Washington and Wall Street are at a crossroads as the 2020 U.S. presidential election season heats up with Sen. Elizabeth Warren (D-MA), one of the leading Democratic candidates for president, trading barbs with some of the nation's wealthiest billionaires. 

The senator recently announced her Medicare for All plan, which would cost about $52 trillion over a decade, including $20.5 trillion in new federal spending. 

Under the plan, Warren, as president, would issue new taxes on "financial firms, giant corporations, and the top 1% - and making sure the rich stop evading the taxes we already have" to pay for the plan. 

The billionaire class, however, hasn't taken to kindly to Warren's plan. 

Bill Gates, founder of Microsoft (MSFT - Get Report) and the world's second-wealthiest person with a $109 billion fortune according to Bloomberg's Billionaires Index, was asked about Warren's plan, leading to a Twitter exchange between the two. 

I'm always happy to meet with people, even if we have different views. @BillGates, if we get the chance, I'd love to explain exactly how much you'd pay under my wealth tax. (I promise it's not $100 billion.) https://t.co/m6G20hDNaV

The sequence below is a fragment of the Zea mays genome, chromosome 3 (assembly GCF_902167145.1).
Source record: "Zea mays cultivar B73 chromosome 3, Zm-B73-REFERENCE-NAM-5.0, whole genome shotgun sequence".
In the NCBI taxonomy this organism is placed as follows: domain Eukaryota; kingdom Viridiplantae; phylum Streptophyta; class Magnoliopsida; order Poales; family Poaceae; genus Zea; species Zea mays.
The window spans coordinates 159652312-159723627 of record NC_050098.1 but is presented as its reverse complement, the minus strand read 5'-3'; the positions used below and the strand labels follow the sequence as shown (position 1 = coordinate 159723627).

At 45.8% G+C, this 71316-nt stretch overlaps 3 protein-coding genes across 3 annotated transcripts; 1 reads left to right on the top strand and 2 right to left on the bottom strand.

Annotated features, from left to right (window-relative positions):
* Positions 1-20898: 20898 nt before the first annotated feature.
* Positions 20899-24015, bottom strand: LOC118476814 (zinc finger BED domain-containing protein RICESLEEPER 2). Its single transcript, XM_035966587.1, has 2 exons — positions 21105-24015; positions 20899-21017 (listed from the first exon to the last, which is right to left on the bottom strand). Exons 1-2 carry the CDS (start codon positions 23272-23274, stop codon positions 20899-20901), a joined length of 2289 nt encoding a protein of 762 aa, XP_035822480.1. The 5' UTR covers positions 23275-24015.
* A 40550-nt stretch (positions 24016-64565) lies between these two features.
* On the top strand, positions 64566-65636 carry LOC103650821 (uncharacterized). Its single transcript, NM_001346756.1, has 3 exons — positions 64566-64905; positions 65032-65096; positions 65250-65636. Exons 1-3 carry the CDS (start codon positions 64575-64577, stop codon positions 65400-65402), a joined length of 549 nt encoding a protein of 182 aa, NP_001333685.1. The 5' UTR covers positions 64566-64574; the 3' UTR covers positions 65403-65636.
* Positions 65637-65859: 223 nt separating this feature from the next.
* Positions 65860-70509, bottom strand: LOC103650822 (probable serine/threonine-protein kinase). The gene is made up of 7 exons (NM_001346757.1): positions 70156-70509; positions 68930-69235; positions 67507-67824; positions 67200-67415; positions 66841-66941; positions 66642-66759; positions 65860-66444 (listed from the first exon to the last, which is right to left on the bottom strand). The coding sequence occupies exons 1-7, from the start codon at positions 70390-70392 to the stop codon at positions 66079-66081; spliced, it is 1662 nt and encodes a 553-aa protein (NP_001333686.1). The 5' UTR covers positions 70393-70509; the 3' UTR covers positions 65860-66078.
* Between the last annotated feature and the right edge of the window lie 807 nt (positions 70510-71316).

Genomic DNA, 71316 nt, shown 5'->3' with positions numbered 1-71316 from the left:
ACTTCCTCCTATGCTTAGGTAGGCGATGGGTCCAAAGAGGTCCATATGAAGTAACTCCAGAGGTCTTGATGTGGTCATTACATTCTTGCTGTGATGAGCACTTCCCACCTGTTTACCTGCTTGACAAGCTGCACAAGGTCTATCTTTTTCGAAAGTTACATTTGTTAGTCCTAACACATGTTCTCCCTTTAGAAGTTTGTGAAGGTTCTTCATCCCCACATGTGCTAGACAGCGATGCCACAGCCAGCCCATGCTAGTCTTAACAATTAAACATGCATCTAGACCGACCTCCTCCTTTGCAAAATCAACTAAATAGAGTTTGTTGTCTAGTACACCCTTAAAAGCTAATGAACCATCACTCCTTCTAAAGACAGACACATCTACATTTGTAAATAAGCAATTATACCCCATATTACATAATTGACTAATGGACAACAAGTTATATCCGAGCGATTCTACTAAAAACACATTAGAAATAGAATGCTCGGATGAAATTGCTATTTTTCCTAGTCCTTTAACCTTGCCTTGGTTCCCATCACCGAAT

— Elizabeth Warren (@ewarren) November 7, 2019

Meanwhile, billionaire investor Leon Cooperman became emotional when talking about the backlash against the wealthy that has become en vogue in mainstream Democrat circles.

"I don't need Elizabeth Warren telling me that I'm a deadbeat and that billionaires are deadbeats. The vilification of billionaires makes no sense to me. The world is a substantially better place because of Bill Gates, Michael Bloomberg, David Rubenstein, Bernie Marcus, Ken Langone," Cooperman said. 

Meanwhile, JPMorgan Chase  (JPM - Get Report) CEO Jamie Dimon also took umbrage with the senator's tone telling CNBC, "She uses some pretty harsh words, you know, some would say vilifies successful people. "I don't like vilifying anybody. I think we should applaud successful people."

On the other end of the spectrum are small-business owners who cite health insurance costs (26%) as the top issue for that group, according to an election poll by Fundera. A quarter of the poll's respondents are unsure for whom they will vote.